The Transport Department had already filed a counter affidavit stating that it would not be possible to ply only low floor buses in all cities unless and until the allied infrastructure, such as good roads, was fully in place. It also asserted that no law or court order had been violated in the recent tender notification.

However, in her affidavit in support of the impleading petition, P. Kavitha, a differently abled woman, said she was dependent on a pair of crutches and calipers for commuting from one place to another and that it was virtually impossible for her to either board or get down from buses with a floor height of 900 mm.

“The concentrated weight of the calipers on my lower limbs (which is around 4 kgs) makes the process of climbing the high steep steps extremely cumbersome and time consuming. As a result, I am often at the receiving end of my co-passengers’ irritation and impatience vis-à-vis holding up the bus,” she said.

She highlighted that inaccessibility of public transport affects the freedom of movement of persons with locomotor and other disabilities. The tender notification under challenge had been issued in callous disregard of the need for accessible public transport for the differently-abled individuals, she complained.

Advocate Sudha Ramalingam too wanted to implead herself as party in the case on the ground that high floor buses were nightmare to embark and disembark not only for the differently abled but also for the elderly dependent on public transport.

She said women with infants and young kids too find it difficult to access the high floor buses and that the fruit and flower vendors too struggle to get into the buses. Many had suffered injuries on the knees and legs while accessing the buses, she lamented and said, low floor buses were a fundamental requirement and not a luxury.

Similarly, T.S. Santhakumari, a 68-year-old retired entrepreneur, supported her view and said senior citizens with knee pain could not travel in government buses due to the very high floor height. She said that low floor buses would provide the elderly people the confidence and the joy of being able to travel without much difficulty.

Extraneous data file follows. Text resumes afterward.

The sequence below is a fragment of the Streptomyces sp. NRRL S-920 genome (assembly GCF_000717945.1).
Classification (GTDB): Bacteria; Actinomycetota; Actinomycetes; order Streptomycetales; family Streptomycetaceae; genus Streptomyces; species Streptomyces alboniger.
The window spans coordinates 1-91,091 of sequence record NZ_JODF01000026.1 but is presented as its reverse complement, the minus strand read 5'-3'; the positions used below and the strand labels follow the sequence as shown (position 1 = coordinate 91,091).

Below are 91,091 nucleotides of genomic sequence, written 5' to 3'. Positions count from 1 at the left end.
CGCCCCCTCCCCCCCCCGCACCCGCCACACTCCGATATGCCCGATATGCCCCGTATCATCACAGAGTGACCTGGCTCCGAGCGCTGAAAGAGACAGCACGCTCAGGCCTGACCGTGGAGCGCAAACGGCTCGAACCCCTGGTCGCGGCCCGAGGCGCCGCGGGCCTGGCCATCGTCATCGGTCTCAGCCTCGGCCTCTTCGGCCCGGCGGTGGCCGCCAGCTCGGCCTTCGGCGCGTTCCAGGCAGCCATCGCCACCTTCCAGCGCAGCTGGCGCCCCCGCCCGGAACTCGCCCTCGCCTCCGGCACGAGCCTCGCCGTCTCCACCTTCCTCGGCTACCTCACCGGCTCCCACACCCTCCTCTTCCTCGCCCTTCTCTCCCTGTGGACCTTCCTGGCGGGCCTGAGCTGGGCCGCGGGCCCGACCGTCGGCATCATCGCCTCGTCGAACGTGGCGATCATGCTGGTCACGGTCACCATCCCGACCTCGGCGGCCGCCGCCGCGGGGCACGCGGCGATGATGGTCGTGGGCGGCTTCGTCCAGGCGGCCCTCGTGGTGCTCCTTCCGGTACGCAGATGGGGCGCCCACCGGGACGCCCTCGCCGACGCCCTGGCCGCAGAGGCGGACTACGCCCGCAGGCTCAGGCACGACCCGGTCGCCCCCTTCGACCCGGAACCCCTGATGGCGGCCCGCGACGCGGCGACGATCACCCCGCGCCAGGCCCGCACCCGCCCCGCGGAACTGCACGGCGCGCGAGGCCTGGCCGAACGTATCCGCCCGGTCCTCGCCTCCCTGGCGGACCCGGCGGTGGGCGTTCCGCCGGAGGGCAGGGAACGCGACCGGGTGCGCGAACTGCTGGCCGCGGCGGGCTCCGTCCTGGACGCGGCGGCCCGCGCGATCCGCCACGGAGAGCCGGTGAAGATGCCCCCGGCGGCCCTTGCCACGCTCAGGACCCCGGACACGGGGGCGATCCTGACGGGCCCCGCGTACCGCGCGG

Yet another impleading petitioner M.K. Divyadeshna, a 7-month pregnant college student, said, she had to travel from Tiruvallur to Guindy on a daily basis to pursue her studies. Government buses were the only affordable means of travel but the risk in travelling in them, due to their inaccessible nature, was beyond contemplation, she rued.

It is interesting to note as to how the state would cotinue to ignore the needs of a vast section of society misinterpreting the mandate of the accessibility law anchored in the Rights of Persons with Disability Act 2016 and Rules made thereunder.

Related News: The Hindu.  

Tuesday, July 5, 2022

Madrash HC: M. Gnanasambandam Vs. Govt. of India | WP No. 923 of 2007 | 05 July 2022

Court:                     Madras High Court

Bench:                    Mr.Munishwar Nath Bhandari, Chief Justice and Mrs. Justice N. Mala. 

Case No.                WP No. 923 of 2007

Case Title:             M. Gnanasambandam  Vs. Union of India 

Date of Order:       05 July 2022